A recent development at work is identifying all (possible) Corynebacterium in a culture. By recent, I mean within the last 12 months. For the most part, these gram positive rods tend to be harmless. In fact, they are commensal. Most of the times, we could chalk it up as normal flora unless it's in a respiratory culture.
Your basic club-looking gpb you could find on a Wiki page.
The occasions where they could cause issues, the most notable is C. diphtheriae. Some of you might remember the hard membranes that caused suffocation. But, I'm sure many of you have received vaccinations against that particular bacteria. Often, it's in combination with tetanus and pertussis.
What's worse is its toxins: https://en.wikipedia.org/wiki/Diphtheria_toxin.
In short, it causes complications and destroy many of the cells in your body. Imagine your cells melting in a slow, agonizing, acidic bath.
So, what do you have to fear if you are already vaccinated against C. diphtheriae? Well, the joke is on you because life happens. There exist other Corynebacterium species that can produce the said toxin. In this case, C. ulcernan and C. pseudotuberculosis. They are similar enough that it shouldn't be a surprise they could deliver the same problems.
There have been documentations in the 80s of certain toxigenic variants. Meaning, it wasn't a common occurrence. Over time, I suppose it has become more and more prevalent. Or, is it because we didn't have the technology we have today to identify risks?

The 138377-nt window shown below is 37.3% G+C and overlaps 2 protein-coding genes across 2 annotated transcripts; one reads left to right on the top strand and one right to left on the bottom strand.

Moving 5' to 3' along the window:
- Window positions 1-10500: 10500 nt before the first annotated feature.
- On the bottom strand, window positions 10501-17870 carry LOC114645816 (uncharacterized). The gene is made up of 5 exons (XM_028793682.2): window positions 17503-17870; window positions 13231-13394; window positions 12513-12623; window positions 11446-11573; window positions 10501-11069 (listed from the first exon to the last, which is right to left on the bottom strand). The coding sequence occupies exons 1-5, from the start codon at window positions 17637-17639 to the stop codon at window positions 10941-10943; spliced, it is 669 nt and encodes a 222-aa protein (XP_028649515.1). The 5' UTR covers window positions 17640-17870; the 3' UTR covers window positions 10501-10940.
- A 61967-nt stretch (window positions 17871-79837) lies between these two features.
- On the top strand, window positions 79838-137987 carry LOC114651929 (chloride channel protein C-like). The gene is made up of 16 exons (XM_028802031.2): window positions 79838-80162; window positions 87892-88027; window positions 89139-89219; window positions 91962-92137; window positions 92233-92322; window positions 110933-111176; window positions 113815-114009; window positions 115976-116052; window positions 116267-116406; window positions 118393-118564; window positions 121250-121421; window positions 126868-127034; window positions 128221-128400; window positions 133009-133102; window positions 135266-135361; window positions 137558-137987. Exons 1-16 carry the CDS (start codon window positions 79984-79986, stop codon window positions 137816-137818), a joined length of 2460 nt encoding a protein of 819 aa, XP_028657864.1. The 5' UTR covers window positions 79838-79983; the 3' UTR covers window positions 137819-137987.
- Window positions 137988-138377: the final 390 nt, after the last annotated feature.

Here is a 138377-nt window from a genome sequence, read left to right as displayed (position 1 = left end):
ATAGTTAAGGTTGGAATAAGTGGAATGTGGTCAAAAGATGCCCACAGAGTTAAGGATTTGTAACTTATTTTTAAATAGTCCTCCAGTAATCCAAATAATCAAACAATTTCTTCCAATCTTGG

In that paper from 2012, researchers saw C. ulcernan as an emerging pathogen. Here's the best part, with possible zoonotic potential. So, the next time you hear about "diphtheria" in a diagnosis, it might not be from the traditional bacteria.
Like I said before, life finds a way. Nature has things evolved to find new approaches to kill you the same way.
So what does the lab do?
The lab picks out suspicious small, white/gray colonies (more so than most other bacteria) on a culture. Then, the MALDI-TOF can identify the species with high accuracy. The clinicians can decide whether they are significant or require more testing.
I tried to search for some culture pictures, but they all seem unhelpful. The most useful snapshots are the ones that show you what this genus looks like when mixed in with other flora.
That study is from last year. It's a recent development that they are looking into more rapid identification. In particular, whether the said Corynebacterium has toxigenic potential.
While it's extra work for lab personnel, it's not overcomplicated. And it could help physicians evaluate risks for the patient. It's not uncommon to find the bacteria on the patient's body before they actually infect them.
In my career, I have only seen one case of diphtheria through lab work. The case involved C. diphtheriae, so this is all new to me. In this field, you do see how practices change as the organisms evolve. I remember my boss recalls the days when Pseudomonas weren't as antibiotic resistant. Nowadays, it can be one of the most resistant germs you find in a culture, causing all sorts of problems.
Anyways, the point is that other germs can cause "diphtheria".
Posted with STEMGeeks